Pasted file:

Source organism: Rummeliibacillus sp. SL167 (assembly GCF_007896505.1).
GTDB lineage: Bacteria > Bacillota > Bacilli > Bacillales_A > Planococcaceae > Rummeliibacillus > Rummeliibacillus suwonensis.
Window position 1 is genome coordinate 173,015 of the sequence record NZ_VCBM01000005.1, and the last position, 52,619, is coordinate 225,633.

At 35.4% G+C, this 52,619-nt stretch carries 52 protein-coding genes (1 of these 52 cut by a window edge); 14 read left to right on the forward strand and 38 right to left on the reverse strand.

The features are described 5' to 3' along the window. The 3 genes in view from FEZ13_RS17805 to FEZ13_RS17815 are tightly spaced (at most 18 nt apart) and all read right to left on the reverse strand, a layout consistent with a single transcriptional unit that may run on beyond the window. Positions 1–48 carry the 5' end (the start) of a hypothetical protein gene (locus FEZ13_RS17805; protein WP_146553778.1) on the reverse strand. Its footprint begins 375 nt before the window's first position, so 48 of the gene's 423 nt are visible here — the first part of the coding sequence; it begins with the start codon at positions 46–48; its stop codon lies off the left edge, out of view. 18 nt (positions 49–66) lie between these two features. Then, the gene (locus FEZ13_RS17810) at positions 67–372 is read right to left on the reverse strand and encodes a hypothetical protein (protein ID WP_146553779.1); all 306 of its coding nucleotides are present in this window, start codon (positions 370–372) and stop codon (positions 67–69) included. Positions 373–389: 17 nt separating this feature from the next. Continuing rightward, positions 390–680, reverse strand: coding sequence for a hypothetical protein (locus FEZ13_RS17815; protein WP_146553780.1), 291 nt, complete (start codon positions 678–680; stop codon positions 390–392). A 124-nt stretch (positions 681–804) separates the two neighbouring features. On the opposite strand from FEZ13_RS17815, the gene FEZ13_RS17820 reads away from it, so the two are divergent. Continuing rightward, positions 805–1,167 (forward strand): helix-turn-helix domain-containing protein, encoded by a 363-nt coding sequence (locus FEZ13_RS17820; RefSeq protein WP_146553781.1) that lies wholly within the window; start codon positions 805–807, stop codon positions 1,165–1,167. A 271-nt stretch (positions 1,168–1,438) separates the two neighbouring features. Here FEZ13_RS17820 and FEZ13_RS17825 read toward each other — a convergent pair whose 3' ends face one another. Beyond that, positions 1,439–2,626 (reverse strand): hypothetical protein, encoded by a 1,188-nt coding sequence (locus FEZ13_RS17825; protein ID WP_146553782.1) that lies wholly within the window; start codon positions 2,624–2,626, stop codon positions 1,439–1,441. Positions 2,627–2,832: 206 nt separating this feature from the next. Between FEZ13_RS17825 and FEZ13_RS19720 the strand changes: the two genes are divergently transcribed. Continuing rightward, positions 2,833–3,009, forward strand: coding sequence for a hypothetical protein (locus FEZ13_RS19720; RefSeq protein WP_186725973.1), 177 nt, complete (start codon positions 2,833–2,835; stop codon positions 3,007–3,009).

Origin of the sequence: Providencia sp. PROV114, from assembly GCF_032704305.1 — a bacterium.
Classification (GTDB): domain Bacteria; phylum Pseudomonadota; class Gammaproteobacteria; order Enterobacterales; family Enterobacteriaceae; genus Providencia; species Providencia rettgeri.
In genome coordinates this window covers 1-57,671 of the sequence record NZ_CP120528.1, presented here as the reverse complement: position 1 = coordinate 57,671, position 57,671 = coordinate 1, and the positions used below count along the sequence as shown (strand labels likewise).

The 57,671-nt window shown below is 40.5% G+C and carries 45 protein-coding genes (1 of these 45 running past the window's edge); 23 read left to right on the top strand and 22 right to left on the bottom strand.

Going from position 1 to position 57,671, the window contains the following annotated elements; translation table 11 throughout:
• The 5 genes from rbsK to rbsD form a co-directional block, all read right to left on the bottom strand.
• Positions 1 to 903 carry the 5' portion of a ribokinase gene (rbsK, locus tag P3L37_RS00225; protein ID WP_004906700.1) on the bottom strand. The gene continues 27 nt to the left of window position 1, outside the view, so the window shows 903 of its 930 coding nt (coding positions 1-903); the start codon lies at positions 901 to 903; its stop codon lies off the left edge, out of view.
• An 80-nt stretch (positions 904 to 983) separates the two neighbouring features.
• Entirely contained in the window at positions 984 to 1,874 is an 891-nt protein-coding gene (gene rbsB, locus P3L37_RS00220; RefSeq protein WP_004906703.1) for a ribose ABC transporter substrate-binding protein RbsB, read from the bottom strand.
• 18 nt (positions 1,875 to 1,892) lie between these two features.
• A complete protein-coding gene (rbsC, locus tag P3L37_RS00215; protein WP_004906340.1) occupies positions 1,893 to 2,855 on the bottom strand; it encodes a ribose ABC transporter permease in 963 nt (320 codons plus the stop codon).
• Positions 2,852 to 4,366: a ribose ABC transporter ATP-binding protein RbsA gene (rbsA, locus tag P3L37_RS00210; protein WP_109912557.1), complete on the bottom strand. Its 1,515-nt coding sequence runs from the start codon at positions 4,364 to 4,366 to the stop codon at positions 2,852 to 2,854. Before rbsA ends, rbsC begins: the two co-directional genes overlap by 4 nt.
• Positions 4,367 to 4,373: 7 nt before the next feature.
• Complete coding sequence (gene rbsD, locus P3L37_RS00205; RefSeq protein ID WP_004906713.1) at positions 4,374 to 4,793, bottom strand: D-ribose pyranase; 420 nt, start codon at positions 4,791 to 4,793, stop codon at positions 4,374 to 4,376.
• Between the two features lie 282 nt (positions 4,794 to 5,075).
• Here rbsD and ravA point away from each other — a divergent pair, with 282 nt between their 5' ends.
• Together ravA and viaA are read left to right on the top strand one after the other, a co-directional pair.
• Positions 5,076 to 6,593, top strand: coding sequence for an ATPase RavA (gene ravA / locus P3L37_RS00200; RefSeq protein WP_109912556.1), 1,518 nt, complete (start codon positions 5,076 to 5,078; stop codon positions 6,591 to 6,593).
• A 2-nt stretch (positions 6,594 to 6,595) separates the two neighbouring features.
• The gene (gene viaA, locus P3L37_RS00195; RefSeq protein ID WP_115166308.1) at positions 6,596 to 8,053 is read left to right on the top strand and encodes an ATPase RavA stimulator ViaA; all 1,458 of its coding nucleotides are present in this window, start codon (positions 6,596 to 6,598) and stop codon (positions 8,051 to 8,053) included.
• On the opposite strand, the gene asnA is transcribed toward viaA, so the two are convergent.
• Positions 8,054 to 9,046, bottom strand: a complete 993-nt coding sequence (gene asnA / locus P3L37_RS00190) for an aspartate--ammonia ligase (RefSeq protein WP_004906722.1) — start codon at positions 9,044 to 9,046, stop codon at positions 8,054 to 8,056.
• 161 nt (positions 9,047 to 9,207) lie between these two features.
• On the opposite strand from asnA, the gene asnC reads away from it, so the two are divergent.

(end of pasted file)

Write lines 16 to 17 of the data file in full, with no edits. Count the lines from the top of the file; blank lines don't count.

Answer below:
• A complete protein-coding gene (rbsC, locus tag P3L37_RS00215; protein WP_004906340.1) occupies positions 1,893 to 2,855 on the bottom strand; it encodes a ribose ABC transporter permease in 963 nt (320 codons plus the stop codon).
• Positions 2,852 to 4,366: a ribose ABC transporter ATP-binding protein RbsA gene (rbsA, locus tag P3L37_RS00210; protein WP_109912557.1), complete on the bottom strand. Its 1,515-nt coding sequence runs from the start codon at positions 4,364 to 4,366 to the stop codon at positions 2,852 to 2,854. Before rbsA ends, rbsC begins: the two co-directional genes overlap by 4 nt.